Every card issuer has a set prefix that belongs to them. The first four digits of any card number indicate who issued it. This applies to every kind of card from credit cards you can use anywhere but also things like branded gas station credit cards only good at that one chain, and so on.
This leaves only so many additional digits for card numbers, and from that pool of course some are active. Others have been issued to other cardholders but replaced, so those card numbers are also off the available list. Stolen card numbers are also off the avail list. The end result is that there are only so many possible unused card numbers.
It is also important to remember that not all cards are issued the same: Amex issues most of its cards itself. They have only a few prefix numbers. But card issuers like Visa and Mastercard use thousands of member banks and credit unions to issue cards and each of those issuers will usually have their own prefix numbers.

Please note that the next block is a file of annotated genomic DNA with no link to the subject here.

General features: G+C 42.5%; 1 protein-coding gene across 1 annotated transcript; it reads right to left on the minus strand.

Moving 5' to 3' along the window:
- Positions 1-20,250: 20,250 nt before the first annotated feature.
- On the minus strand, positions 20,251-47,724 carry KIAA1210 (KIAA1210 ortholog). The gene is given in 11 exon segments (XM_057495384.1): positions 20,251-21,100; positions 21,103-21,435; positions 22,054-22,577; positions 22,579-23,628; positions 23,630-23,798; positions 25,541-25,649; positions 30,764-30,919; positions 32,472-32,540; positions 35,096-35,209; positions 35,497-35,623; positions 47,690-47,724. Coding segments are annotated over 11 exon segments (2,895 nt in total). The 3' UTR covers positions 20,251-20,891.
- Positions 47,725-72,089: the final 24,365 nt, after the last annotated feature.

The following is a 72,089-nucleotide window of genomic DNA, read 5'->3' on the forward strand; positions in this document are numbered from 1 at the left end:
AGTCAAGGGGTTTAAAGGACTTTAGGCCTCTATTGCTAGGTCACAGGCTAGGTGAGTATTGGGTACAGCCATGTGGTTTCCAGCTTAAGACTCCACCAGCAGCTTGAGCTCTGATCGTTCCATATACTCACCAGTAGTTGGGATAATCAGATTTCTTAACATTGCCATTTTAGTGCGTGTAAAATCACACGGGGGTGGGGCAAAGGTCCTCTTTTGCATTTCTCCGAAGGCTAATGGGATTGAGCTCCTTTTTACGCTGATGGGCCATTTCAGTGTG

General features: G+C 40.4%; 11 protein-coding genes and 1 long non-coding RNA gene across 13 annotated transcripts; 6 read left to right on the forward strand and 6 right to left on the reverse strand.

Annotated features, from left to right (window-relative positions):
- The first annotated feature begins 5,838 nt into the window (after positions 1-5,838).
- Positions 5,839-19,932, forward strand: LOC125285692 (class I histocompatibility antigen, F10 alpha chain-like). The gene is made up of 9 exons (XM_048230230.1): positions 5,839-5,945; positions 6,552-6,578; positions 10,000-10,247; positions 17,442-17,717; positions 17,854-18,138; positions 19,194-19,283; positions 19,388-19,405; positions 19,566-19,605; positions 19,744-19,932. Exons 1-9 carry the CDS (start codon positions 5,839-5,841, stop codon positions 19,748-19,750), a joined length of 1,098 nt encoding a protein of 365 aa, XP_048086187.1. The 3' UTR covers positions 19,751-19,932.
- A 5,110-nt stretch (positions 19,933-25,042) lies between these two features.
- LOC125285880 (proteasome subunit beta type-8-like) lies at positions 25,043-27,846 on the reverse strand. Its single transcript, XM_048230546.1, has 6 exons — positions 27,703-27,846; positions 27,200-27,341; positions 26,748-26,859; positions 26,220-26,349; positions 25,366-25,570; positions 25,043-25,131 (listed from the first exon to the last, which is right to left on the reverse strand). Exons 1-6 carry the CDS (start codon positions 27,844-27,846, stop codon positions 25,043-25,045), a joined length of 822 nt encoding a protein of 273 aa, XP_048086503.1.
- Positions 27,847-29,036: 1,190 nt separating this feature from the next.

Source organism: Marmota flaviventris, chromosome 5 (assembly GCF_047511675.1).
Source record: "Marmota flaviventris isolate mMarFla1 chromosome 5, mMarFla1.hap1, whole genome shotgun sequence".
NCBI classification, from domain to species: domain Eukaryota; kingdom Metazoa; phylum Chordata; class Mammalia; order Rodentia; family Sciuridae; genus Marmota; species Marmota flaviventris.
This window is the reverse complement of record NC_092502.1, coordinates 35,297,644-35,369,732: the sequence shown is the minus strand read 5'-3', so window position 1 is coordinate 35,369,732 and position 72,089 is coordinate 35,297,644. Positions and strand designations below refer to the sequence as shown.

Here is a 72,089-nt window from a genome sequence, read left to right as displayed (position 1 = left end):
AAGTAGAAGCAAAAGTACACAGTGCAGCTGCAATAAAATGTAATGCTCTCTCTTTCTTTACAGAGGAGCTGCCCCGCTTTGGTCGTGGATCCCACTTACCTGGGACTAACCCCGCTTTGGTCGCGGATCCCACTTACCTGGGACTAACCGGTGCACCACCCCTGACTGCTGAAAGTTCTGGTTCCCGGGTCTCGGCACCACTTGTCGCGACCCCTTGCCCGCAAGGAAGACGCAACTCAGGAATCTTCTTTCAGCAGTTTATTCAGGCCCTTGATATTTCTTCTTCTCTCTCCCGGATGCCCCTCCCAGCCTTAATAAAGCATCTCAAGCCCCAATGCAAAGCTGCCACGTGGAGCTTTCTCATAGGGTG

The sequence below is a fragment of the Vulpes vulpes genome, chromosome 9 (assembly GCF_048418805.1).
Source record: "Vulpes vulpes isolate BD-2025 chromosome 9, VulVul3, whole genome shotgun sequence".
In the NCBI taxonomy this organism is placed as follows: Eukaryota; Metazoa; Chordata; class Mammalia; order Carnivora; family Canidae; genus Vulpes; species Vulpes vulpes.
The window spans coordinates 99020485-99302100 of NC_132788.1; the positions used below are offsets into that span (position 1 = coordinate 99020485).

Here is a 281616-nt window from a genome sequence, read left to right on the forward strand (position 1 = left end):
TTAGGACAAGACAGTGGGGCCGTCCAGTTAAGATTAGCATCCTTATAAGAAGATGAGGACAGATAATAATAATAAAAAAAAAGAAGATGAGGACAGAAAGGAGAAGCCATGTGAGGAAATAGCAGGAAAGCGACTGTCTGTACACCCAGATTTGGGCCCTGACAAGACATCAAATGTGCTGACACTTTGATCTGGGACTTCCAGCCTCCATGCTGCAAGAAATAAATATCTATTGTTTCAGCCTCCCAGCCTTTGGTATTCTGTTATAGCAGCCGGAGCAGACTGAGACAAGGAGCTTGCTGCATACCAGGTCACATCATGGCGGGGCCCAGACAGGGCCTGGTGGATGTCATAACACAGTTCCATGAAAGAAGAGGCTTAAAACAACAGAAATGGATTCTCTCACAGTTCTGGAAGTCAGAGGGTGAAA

In other words, most Amex cards start with 37***. This leaves 10 digits for individual cards for the entirety of Amex customers, past, present, black listed, all of them. Amex segregates different types of cards based on the first five digits so not all combinations are possible and available to issue.
But your Chase Visa card will have 5678 and your Bank of America Visa will have 6789 (not their real numbers) which are unique to each bank. This means EACH of these banks has 11 digits they can use even if the other banks also use the same 11 digits for a card. It won't matter because the prefix is different.
Amex and the other banks can have more than one prefix. There are public lists of which bank is which.